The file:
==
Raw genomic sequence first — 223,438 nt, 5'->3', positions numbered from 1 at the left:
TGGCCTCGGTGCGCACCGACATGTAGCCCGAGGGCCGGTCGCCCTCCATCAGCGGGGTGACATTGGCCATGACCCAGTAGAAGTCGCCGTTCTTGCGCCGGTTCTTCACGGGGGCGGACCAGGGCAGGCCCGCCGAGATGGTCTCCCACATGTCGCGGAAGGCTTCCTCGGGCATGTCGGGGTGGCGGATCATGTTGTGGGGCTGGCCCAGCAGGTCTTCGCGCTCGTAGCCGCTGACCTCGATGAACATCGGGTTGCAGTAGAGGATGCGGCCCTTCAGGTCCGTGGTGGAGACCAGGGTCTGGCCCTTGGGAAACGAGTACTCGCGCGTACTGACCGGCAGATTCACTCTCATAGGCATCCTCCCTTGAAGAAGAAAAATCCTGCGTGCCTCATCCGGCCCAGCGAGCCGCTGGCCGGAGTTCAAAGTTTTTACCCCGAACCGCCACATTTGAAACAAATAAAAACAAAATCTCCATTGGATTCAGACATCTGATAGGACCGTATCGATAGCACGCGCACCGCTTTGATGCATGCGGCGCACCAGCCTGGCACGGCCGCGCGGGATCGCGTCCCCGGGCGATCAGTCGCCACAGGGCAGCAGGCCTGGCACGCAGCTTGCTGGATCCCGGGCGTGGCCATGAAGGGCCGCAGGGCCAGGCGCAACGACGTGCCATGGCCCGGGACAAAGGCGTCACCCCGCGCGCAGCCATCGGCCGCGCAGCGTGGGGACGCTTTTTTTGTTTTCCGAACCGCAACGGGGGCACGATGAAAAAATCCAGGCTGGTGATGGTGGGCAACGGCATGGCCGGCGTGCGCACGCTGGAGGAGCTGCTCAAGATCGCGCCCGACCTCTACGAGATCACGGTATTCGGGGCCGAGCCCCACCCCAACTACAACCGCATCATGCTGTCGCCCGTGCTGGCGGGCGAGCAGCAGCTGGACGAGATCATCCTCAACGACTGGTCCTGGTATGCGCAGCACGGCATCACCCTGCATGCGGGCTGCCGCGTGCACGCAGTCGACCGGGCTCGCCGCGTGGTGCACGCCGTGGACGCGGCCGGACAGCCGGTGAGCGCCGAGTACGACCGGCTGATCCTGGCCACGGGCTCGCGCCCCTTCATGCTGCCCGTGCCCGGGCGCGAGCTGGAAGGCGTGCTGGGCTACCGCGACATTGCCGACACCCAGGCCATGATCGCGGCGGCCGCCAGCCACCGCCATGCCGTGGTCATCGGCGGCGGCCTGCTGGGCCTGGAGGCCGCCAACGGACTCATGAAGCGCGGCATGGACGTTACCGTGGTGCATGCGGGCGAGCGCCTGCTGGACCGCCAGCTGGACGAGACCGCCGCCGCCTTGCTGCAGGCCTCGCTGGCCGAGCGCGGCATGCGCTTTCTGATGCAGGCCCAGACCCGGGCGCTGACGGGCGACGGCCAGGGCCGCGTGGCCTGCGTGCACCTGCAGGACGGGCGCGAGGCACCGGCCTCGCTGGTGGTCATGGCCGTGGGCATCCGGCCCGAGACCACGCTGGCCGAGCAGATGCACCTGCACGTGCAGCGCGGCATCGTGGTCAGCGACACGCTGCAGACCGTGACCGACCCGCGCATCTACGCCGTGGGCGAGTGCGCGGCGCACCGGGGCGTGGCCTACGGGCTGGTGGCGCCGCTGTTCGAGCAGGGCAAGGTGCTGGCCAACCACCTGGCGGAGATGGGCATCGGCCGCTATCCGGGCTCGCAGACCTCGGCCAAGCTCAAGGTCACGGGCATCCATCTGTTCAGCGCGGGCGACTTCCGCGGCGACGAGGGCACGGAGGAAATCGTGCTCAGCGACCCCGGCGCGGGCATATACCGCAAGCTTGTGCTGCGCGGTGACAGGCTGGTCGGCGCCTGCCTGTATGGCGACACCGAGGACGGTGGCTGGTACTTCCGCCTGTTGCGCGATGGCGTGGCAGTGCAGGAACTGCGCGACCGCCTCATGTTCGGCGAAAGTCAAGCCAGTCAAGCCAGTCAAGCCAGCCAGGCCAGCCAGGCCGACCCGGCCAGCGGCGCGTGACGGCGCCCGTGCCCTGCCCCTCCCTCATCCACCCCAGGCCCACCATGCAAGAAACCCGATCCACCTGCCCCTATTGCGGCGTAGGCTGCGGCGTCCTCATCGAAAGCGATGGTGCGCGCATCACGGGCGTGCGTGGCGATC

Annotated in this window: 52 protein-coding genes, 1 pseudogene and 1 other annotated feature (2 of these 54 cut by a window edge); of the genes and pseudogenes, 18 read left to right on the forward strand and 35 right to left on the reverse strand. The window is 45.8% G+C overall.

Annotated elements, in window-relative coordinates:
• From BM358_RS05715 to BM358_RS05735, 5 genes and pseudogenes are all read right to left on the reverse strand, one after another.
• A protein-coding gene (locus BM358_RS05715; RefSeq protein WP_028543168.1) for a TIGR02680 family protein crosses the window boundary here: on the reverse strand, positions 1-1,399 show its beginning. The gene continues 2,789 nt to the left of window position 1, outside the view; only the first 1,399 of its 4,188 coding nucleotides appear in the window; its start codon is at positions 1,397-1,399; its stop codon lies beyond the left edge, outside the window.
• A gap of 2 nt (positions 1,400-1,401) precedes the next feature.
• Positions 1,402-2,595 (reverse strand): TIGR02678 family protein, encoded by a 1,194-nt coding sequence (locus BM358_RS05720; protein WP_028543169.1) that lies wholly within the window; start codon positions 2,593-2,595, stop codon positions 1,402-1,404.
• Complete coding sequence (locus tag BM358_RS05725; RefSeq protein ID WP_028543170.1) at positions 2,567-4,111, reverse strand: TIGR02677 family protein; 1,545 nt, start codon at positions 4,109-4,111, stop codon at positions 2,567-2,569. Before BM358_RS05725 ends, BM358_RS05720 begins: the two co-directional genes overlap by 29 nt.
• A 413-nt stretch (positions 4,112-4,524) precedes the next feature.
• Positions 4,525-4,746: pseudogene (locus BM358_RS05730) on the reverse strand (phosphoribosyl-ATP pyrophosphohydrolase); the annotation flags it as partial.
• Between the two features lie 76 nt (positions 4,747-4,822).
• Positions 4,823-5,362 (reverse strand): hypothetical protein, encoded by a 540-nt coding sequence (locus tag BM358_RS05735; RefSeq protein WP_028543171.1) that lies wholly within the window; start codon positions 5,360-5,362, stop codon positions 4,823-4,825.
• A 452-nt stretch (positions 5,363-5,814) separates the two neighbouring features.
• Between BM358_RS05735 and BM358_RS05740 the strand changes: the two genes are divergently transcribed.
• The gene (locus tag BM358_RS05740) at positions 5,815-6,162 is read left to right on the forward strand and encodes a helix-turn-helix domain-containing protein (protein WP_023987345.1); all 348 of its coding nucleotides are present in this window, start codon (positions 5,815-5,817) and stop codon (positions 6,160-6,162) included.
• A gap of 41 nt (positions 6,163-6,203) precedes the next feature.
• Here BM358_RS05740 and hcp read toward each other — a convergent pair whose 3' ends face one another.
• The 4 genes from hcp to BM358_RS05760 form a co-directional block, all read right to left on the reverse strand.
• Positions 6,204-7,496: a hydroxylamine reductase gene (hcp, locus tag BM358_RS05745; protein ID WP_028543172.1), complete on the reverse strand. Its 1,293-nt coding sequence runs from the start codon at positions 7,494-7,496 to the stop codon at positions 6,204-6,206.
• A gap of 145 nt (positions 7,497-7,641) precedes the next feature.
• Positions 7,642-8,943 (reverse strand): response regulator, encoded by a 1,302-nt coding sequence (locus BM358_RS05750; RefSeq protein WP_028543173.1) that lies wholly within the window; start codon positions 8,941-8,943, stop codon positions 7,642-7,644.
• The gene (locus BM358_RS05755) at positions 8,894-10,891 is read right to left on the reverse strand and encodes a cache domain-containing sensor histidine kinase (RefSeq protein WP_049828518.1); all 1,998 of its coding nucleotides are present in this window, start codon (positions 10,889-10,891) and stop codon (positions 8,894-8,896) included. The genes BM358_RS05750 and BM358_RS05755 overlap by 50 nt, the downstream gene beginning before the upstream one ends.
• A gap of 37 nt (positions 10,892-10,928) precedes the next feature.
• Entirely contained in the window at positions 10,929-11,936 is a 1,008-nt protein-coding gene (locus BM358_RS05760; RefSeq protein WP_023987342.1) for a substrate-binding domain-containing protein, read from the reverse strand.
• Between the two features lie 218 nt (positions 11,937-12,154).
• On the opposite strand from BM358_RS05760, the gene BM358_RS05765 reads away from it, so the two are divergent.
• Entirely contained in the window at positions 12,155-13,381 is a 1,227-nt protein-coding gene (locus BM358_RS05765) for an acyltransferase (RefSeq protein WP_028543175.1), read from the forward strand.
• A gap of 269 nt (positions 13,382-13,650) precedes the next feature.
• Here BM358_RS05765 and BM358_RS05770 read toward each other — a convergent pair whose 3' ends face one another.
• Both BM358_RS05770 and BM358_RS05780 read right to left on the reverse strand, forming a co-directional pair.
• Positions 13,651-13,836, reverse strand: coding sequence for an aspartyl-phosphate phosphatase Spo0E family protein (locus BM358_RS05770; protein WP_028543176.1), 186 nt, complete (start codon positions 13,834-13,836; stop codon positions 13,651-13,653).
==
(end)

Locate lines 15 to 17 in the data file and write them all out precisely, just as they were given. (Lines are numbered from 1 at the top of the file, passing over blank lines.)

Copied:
• Between BM358_RS05735 and BM358_RS05740 the strand changes: the two genes are divergently transcribed.
• The gene (locus tag BM358_RS05740) at positions 5,815-6,162 is read left to right on the forward strand and encodes a helix-turn-helix domain-containing protein (protein WP_023987345.1); all 348 of its coding nucleotides are present in this window, start codon (positions 5,815-5,817) and stop codon (positions 6,160-6,162) included.
• A gap of 41 nt (positions 6,163-6,203) precedes the next feature.